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Dell to relocate flagship factory from Ireland to Poland

In April, Dell will close its flagship factory in Limerick, Ireland, and relocate it to Lodz, in Poland. It's a huge blow to the plant's employees but also for the town of Limerick. Meanwhile in Poland, Lodz is enjoying a boom - at least for now.

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PC manufacturer Dell will shut down its flagship plant in Limerick, Ireland, in April, laying off at least 1,900 people. The factory will be moved to Lodz, in Poland. The news came as a shock to the plant’s employees. For 19 years, Dell prided itself on its record productivity and efficiency in Limerick.

For Limerick, Dell's departure is a devastating blow. But the plant is not leaving alone. Its suppliers are also packing up for Poland. This means that at least ten thousand jobs are going to disappear.

Dell's departure couldn't have come at a worse time for Limerick. The region was already hard hit by the global economic downturn, with the once-flourishing construction sector in dire straits. Over the past year, the number of people asking for benefits has risen by 74 percent.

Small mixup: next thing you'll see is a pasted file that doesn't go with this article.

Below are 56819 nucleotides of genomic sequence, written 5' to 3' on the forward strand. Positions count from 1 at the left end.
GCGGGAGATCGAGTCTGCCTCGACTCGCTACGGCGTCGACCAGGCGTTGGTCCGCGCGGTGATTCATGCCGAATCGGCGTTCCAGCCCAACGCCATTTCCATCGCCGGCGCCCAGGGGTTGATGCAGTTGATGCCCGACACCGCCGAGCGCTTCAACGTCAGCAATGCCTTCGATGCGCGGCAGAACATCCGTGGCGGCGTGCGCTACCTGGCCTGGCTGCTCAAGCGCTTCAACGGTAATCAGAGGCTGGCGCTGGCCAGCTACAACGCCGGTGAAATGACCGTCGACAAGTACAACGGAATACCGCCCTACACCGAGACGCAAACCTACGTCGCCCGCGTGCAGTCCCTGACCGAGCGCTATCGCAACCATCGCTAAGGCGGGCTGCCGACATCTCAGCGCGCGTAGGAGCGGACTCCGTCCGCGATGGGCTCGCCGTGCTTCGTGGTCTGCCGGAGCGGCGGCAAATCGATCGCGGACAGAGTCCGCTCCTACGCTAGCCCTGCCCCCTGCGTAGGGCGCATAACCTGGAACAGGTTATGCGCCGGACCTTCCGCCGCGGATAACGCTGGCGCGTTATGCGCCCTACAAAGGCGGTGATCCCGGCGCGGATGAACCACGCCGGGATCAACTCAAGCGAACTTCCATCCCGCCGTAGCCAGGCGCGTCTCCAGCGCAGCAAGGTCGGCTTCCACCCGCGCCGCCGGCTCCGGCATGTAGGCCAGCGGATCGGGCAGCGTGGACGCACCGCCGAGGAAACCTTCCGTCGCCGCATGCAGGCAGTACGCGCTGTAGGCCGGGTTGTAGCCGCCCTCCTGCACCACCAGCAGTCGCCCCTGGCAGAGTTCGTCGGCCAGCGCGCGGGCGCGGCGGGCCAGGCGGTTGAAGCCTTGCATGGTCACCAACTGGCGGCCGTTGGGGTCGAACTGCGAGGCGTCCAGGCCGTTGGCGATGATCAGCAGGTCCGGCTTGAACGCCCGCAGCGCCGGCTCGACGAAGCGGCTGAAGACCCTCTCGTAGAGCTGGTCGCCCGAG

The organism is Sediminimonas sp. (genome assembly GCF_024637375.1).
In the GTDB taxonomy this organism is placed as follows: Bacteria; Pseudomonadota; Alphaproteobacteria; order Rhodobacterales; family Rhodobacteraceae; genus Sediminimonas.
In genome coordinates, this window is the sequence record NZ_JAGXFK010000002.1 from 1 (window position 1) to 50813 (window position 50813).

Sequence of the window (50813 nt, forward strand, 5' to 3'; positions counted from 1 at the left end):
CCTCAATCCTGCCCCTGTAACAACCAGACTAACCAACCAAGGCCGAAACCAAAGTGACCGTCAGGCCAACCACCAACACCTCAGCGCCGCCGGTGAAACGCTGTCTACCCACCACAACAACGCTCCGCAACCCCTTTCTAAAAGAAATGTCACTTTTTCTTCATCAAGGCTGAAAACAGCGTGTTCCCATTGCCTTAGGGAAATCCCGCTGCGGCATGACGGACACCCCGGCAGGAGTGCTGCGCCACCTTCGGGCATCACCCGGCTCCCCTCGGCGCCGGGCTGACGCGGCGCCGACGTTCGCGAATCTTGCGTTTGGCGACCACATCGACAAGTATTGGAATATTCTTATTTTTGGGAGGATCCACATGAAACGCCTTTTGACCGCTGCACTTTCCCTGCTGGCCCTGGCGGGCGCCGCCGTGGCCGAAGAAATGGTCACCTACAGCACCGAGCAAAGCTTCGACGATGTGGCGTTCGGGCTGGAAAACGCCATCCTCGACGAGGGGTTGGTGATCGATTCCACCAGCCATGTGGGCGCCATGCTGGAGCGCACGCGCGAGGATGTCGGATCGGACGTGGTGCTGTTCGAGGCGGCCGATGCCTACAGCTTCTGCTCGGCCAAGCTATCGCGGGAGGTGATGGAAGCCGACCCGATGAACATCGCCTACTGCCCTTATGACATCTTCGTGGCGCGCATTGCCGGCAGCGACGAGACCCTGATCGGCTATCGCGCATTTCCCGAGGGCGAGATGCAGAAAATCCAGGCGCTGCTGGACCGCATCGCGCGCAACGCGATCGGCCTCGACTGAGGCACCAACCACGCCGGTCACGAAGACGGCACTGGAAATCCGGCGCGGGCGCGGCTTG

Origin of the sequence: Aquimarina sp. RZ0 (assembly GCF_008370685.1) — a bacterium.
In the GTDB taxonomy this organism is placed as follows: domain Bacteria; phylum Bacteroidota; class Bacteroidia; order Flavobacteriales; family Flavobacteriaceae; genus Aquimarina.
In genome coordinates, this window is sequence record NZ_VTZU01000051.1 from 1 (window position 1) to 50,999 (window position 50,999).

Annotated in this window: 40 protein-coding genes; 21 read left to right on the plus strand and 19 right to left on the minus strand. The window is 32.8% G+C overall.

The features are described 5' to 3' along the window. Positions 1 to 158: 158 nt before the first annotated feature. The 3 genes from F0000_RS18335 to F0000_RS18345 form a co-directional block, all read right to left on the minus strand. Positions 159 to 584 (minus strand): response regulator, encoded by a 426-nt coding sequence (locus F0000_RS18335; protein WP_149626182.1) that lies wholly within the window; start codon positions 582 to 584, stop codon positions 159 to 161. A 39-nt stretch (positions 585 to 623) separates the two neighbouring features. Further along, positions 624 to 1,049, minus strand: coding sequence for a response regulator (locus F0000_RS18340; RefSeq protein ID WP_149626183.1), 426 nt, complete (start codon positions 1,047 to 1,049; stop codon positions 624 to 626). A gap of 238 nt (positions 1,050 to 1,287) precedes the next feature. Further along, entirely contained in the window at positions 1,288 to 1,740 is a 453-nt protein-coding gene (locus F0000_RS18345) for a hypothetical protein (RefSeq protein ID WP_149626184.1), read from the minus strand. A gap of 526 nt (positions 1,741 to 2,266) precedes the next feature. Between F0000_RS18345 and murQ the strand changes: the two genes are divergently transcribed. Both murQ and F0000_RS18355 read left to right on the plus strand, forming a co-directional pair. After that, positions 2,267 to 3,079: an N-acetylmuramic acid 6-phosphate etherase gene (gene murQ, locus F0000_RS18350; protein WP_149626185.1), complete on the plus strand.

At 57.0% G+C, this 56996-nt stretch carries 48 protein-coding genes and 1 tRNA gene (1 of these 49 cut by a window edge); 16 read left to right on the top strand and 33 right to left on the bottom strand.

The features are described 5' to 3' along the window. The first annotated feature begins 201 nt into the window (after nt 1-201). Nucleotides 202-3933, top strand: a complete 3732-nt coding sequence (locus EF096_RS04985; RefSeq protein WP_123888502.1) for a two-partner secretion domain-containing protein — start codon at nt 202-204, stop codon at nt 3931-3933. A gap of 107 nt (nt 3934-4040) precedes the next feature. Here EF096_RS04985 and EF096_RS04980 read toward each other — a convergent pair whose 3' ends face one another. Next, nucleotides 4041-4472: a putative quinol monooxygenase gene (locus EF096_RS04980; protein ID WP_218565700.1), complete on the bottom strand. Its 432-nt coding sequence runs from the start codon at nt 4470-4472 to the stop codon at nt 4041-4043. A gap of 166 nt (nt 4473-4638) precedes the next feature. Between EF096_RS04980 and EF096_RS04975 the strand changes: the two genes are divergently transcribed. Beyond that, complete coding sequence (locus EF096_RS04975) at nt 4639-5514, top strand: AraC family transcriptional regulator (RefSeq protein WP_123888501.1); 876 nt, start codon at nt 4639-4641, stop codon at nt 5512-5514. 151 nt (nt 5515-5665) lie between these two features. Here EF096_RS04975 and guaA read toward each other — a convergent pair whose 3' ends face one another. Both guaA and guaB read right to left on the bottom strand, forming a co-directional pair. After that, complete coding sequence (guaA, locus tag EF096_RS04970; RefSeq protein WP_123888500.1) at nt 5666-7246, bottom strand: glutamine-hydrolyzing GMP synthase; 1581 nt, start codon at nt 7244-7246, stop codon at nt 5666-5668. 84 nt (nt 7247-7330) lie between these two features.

Outside the long queue at the social welfare office, one man told FRANCE 24 that the situation had "changed drastically".

"I've never seen a queue like this," he said to reporters, "It reminds me of something from the 1930s in America. Perhaps we'll have soup kitchens next."

Meanwhile, in Poland, it’s a different situation entirely. Lodz is in the middle of a boom. After the textile industry collapsed at the end of communism, the city launched a massive program to attract foreign investment. Dell is one of the many multinationals that have chosen Lodz. The financial incentives make it an ideal spot for them to set up shop in.

Since Poland joined the European Union in 2004, Lodz has been transformed. Some two billion euros of EU funds are being injected into the region – just like in Ireland in the 1908s. Unemployment has dropped from 20% to just seven percent, even if the cost of living has inevitably increased.

But nothing is set in stone. Rumours are flying around the factory about a move to Belarus, where the wages are even lower. Everyone is asking themselves the same question: how long before Dell and the other multinationals get a better offer elsewhere?

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